|The bus is leaving, can your kid find his stuff? Can you find your stuff? I can't even remember what stuff I was initially looking for anyway.|
I, like other parents, am swept into hysteria at the drop of a hat. The moment I catch a whiff that other parents are doing something different or better I will go tilting at whatever windmill comes into my line of vision with the fury of a balding, over-earnest middle-aged man, hell-bent on doing things “right” (or at least right enough not to generate scorn from other parents).
Sunday we dropped the first kid off to spend a week at sleepaway camp. On display right then and there were a number of examples of creative and nifty packing containers for camp gear.
|One overlooked advantage of the large duffel is that the kid can bivouac inside if an emergency shelter is needed.|
We had decided to use a large duffel bag with wheels as it could contain everything, including sleeping bag and pillow.
|Classic utility with modern colors.|
Others had complied with instructions and brought the traditional footlocker.
|I like this for the easy portability and no-spill rummaging.|
Many simply used a large suitcase.
|Boxes outside the box: Very creative, but does this represent an advancement in camp organization or merely luggage that doesn't fit under a bunk?|
Seeing a plastic drawer system sealed up with duct tape made me think the progenitor of this idea was either breathing the fumes of genius or madness. True, the bags only had to survive a 90-minute truck ride to the camp – there were no connecting flights or other way stations in which an awkward container would fair less well.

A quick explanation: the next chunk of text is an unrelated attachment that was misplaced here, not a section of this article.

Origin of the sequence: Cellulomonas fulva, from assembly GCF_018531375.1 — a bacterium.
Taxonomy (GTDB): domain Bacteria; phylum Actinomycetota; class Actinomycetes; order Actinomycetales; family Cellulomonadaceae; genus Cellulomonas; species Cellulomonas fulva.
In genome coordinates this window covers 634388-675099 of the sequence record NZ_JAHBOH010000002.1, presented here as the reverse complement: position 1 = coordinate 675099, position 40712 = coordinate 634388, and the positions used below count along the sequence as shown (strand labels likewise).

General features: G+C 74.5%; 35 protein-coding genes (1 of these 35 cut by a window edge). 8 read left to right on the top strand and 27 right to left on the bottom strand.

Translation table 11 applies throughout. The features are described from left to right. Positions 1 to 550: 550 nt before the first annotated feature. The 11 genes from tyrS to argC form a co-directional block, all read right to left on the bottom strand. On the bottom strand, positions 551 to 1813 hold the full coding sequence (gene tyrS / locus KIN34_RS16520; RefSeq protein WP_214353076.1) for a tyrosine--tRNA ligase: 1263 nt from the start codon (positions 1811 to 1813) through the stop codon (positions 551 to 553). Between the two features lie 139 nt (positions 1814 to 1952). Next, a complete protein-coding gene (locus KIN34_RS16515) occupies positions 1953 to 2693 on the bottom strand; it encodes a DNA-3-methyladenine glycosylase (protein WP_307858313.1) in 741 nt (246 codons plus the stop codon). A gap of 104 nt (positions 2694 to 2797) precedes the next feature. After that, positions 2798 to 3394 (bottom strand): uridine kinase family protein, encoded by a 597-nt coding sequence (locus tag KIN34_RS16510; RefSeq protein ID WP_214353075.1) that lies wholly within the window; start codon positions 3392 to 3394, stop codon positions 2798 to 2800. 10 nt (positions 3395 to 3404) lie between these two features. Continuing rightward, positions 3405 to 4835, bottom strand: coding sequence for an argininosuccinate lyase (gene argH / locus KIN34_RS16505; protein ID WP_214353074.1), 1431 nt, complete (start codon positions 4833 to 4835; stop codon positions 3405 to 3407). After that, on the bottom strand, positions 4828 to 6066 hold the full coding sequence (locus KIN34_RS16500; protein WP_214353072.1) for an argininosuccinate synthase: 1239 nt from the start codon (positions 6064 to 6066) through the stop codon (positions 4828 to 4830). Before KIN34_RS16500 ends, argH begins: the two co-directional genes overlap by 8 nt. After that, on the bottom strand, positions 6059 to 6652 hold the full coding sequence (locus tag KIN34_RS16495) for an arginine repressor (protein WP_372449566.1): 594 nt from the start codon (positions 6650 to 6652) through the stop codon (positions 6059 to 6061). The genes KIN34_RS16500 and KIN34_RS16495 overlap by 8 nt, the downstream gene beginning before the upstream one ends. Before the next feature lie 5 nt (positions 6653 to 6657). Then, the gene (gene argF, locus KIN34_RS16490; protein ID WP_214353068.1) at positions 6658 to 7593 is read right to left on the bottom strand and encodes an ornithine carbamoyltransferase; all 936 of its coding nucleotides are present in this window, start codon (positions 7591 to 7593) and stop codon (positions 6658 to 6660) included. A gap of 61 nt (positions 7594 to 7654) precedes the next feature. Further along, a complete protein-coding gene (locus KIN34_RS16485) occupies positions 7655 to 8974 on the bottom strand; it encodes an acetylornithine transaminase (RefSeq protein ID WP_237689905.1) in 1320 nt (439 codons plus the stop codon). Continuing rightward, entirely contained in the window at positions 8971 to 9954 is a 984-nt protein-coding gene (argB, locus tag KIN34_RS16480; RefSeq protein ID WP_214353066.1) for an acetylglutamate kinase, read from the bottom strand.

The drawer system would seem an improvement on the more traditional containers – at least from an adult’s point of view. Plus no arranging when you get there – presto, all socks in the sock drawer!
Knowing my son, who feels changing his clothes, unless it is to put on his Clone War pajamas, is energy not well spent, would not benefit from the drawer system. Most likely he will find the shoes, shirt, shorts he will wear for the week by rummaging messily through the bag.
Am I concerned we are stifling his sense of well-being by not establishing a more rational environment for him? You bet I am.
But my latest manta is my godsend – let the kids become problem-solvers. Saying this absolves me of fruitless teeth-gnashing and allows guiltless dereliction of duty, at least when it comes to camp bag selection.
Who knows, maybe next year I’ll challenge the kid to create his own luggage from scratch using only chicken bones and duct tape.
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